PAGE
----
Many intensive forms of environmental exploitation and degradation not only exhaust the resources which provide local communities with their livelihood, but also undo the social structures which, for a long time, shaped cultural identity and their sense of the meaning of life and community. The disappearance of a culture can be just as serious, or even more serious, than the disappearance of a species of plant or animal. The imposition of a dominant lifestyle linked to a single form of production can be just as harmful as the altering of ecosystems. (LS 4: 144,145)

Musical Selection
All people that on earth do dwell, Sing to the Lord with cheerful voice. Him serve with fear, His praise forth tell; Come ye before Him and rejoice. 
The Lord, ye know, is God indeed; Without our aid He did us make; We are His folk, He doth us feed, And for His sheep He doth us take. 
O enter then His gates with praise; Approach with joy His courts unto; Praise, laud, and bless His Name always, For it is seemly so to do. 
For why? the Lord our God is good; His mercy is for ever sure; His truth at all times firmly stood, And shall from age to age endure.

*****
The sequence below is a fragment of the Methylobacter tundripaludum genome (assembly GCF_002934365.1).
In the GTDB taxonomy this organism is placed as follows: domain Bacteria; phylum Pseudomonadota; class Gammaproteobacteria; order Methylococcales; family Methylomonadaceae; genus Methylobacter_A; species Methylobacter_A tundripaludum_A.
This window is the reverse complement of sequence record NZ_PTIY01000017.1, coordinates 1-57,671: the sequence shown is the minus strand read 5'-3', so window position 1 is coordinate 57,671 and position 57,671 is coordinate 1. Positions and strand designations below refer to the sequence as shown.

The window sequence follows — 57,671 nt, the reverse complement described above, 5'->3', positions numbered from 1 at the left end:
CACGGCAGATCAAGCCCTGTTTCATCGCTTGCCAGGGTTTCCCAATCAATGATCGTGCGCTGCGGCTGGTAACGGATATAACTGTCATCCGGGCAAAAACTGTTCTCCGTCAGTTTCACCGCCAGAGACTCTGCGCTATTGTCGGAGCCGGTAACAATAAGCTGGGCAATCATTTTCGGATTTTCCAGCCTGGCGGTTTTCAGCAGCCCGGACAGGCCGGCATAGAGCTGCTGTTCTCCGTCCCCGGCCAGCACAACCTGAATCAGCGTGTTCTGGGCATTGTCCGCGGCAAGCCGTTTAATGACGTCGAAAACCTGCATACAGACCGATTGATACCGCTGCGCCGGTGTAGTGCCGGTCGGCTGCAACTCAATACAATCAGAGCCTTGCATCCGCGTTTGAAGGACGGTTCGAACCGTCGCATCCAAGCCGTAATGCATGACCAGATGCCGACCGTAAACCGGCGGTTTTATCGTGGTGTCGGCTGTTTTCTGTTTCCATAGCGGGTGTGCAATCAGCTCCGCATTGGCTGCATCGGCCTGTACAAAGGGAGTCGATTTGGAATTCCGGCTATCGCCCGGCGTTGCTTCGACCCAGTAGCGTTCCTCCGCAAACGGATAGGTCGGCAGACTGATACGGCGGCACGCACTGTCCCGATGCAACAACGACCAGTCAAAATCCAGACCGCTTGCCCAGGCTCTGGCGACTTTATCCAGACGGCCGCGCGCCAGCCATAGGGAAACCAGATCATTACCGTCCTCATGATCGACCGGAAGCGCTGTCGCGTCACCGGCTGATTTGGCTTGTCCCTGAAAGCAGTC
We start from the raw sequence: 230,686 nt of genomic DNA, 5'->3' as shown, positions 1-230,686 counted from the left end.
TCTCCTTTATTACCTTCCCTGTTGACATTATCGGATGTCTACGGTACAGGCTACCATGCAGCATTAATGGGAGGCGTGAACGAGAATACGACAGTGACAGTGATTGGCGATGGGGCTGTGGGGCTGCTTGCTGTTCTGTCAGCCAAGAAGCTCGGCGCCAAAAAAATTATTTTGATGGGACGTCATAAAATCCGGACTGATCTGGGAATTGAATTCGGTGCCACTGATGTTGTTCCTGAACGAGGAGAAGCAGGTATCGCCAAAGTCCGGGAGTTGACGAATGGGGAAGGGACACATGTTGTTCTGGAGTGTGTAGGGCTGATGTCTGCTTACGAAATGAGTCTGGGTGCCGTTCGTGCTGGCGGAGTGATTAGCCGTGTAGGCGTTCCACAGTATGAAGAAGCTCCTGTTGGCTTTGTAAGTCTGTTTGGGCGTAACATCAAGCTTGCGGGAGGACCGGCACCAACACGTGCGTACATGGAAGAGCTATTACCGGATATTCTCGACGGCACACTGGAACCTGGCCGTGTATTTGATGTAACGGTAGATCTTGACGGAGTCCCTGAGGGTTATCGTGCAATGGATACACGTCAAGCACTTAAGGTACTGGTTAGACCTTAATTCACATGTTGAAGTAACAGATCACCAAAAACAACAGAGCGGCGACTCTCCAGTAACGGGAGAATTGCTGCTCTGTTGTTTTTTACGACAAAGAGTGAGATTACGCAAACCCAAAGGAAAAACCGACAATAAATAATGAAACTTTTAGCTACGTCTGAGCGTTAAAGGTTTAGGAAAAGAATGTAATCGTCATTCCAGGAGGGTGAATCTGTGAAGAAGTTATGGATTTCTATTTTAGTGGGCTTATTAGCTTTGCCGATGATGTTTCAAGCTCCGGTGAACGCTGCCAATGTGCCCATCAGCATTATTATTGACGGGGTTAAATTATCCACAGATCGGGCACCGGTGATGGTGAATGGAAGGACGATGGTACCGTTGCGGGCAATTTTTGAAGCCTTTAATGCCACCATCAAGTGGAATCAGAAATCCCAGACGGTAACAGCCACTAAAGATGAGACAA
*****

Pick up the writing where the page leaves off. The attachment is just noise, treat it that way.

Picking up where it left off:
To Father, Son and Holy Ghost, The God Whom Heaven and earth adore, From men and from the angel host Be praise and glory evermore.


September 21

Now when God fashioned human beings, he planted in them emotions and inclinations, but at the same time he enthroned the mind among the senses as a sacred governor over them all. To the mind he gave the law; and one who lives subject to this will rule a kingdom that is temperate, just, good, and courageous. How is it then, one might say, that if reason is master of the emotions, it does not control forgetfulness and ignorance? But this argument is entirely ridiculous; for it is evident that reason rules not over its own emotions, but over those of the body. No one of us can eradicate that kind of desire, but reason can provide a way for us not to be enslaved by desire. No one of us can eradicate anger from the mind, but reason can help to deal with anger. (4 Maccabees 2: 21-23; 3:1-3; Apocrypha)